Some experts see rays of light, even as the economic outlook darkens.
Suppose that everything you know is wrong.
Consider the commonly held belief that corporate America is headed into a recession, tapped out for cash.
Not so. Cash compared with total corporate debt is near a 50-year high.
Certainly consumer debt appears unmanageable, with late payments nearing record levels on credit cards and real estate, right?
Not true. The percentage of home loans 30 days or more past due, while rising, is nowhere near record levels.
You say troubled home and auto loans are dragging down the economy as never before?
Wrong again. While together such loans lopped 1.5 points off U.S. economic growth in recent quarters, it has been worse. In the final three months of last year, housing and auto pared more than 2 points from the chief barometer of economic progress.
"Most of that, I've got to believe, is behind us," said Jim Paulsen, chief investment strategist at Wells Capital Management.
Troubled home and auto loans may be worsening, he said, but the pace is slowing: "It's not going to take as much off of GDP [gross domestic product] growth" as in the past couple of quarters.
In a paper published this month, Paulsen argued that the economy has more going for it than popularly believed.
The pluses, he said, include no excess inventories, no bloated capital spending and no bulky labor surplus.
"While lack of confidence probably held back the recovery [after the 2001 recession], it may also mitigate the severity of the current recession," Paulsen wrote. In recent years, he said, businesses have not overspent, overproduced or overhired -- imbalances that have contributed to past economic downturns.
Paradoxically, the president, Congress and Federal Reserve officials have stoked fears instead of calming them, in Paulsen's view.
"We've never had a fear crisis like this," he said. "All of our monetary and fiscal tools are to restore economic fundamentals. When it comes to fear, our toolbox is empty."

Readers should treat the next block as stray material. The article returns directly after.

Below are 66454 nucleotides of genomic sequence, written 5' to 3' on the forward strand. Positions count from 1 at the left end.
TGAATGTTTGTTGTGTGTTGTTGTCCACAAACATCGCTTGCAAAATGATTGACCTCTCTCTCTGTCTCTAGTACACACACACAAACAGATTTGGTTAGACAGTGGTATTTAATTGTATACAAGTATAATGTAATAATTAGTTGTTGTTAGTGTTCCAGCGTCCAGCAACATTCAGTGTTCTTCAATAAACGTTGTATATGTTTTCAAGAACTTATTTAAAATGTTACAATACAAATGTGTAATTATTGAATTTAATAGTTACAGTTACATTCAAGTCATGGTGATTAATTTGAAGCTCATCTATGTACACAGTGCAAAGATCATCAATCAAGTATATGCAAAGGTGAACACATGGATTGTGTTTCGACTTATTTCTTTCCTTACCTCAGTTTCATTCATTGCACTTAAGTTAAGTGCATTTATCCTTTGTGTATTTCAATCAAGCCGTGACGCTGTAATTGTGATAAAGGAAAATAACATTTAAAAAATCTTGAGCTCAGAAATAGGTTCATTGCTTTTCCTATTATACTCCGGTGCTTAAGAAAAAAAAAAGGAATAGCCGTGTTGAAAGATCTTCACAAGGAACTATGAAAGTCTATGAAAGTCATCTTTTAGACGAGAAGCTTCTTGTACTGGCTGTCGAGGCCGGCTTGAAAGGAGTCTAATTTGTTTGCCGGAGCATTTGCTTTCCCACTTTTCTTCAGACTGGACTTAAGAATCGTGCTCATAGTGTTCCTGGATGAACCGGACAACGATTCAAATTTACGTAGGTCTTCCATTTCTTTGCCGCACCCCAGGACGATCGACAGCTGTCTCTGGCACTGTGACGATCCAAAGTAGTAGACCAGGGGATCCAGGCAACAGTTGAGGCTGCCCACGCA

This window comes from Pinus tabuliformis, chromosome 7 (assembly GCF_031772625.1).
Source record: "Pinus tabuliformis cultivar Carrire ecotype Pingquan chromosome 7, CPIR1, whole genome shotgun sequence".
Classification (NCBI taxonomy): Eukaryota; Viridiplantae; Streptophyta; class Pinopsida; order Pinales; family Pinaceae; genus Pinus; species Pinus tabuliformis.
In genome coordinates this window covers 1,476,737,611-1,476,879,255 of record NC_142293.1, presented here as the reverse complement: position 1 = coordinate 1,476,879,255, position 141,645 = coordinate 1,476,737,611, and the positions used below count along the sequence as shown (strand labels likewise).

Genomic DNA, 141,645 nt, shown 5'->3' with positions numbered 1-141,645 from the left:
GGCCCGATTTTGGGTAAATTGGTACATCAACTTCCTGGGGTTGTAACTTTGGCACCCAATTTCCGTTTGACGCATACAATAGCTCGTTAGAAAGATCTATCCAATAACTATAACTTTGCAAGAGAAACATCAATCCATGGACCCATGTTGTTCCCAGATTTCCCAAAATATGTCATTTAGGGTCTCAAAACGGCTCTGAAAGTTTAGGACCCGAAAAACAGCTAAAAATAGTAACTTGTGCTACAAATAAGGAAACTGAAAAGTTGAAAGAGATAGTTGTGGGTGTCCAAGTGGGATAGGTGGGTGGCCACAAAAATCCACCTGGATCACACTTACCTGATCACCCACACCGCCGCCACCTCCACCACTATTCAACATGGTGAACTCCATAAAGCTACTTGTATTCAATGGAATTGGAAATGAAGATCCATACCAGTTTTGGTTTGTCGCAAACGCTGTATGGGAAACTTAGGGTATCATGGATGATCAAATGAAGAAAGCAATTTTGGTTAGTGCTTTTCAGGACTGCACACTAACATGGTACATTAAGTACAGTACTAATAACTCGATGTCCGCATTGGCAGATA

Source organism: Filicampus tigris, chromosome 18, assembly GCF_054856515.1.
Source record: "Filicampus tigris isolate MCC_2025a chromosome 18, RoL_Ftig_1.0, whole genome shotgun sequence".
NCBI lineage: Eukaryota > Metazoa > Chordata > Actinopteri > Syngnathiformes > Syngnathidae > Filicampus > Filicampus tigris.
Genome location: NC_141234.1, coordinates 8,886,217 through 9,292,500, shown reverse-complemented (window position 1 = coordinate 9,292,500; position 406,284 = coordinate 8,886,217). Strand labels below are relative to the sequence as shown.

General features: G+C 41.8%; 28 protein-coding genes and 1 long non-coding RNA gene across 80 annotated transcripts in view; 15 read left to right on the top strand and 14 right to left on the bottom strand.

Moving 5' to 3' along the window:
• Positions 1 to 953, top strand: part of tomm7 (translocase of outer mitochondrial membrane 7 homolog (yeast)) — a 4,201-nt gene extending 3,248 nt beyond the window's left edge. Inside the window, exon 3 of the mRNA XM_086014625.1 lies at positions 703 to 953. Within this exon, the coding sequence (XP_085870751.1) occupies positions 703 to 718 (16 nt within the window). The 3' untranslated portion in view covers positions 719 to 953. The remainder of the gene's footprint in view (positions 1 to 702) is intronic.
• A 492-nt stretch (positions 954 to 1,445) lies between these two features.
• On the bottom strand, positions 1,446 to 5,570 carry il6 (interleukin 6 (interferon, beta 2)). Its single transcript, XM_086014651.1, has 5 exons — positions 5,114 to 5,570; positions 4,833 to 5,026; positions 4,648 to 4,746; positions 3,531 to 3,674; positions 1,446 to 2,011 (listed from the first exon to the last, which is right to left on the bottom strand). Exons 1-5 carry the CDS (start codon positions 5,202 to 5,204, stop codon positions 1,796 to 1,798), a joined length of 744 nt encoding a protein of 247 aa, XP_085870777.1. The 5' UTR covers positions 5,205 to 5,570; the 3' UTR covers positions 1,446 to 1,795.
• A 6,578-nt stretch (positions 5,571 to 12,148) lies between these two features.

In earlier economic crises, three of every four problems were fundamental roadblocks to economic growth, Paulsen said. "This one is three-quarters fear."
Not everyone agrees, however.
"That sounds like kind of a bizarre statement," said Keith Hembre, chief economist at the First American Fund, an arm of U.S. Bancorp. "I'm not certain how to refute it, but I certainly wouldn't agree with it."
The numbers that offer Paulsen comfort aren't the only ones to watch, Hembre said. In the year ahead, he sees cause for concern.
"We'll see the biggest rise in the unemployment rate since the early 1980s," Hembre said. "To me, that's real economy, real people and real recession."
The income and balance sheets of U.S. companies may look good now, but wait a few months, he added. "Earnings are going to be under significant downward pressure."
David Wyss, chief economist at Standard & Poor's in New York City, said he agrees with most of Paulsen's interpretations of recent economic data, save for one: the cash-rich status of business.
"What we've found is that the big companies are in extremely good shape," Wyss said. "Smaller companies aren't."
Only one sector of the nation's economy -- housing starts and home loans -- is out of kilter compared with past recessions, he said. Sector after sector may be slowing, but Wyss and other economists wince at comparisons with the Great Depression, when economic activity collapsed and one in four would-be workers were without jobs.
"We've gotten way too paranoid about this," Wyss said. "What we're seeing for credit cards is a pretty normal recession behavior," he added. "One other thing we've noticed is that numbers that we're getting from car loans are doing OK."
Keith Leggett, senior economist at the American Bankers Association in Washington, said he believes -- as does Paulsen -- that the economy is stronger going into what likely will be called the 2008-2009 recession than it was on the cusp of the last brutal recession in the early 1980s.
"We don't know how deep or how long this recession is going to be," Leggett said. "But going into it, we're in very good shape."
With the exception of multibillion-dollar losses by some Wall Street titans, the banking industry came into the latest downturn with "pristine" balance sheets, Leggett said.
"Yes, defaults will rise," he said. "But they're rising off of extremely low numbers."
Mike Meyers • 612-673-1746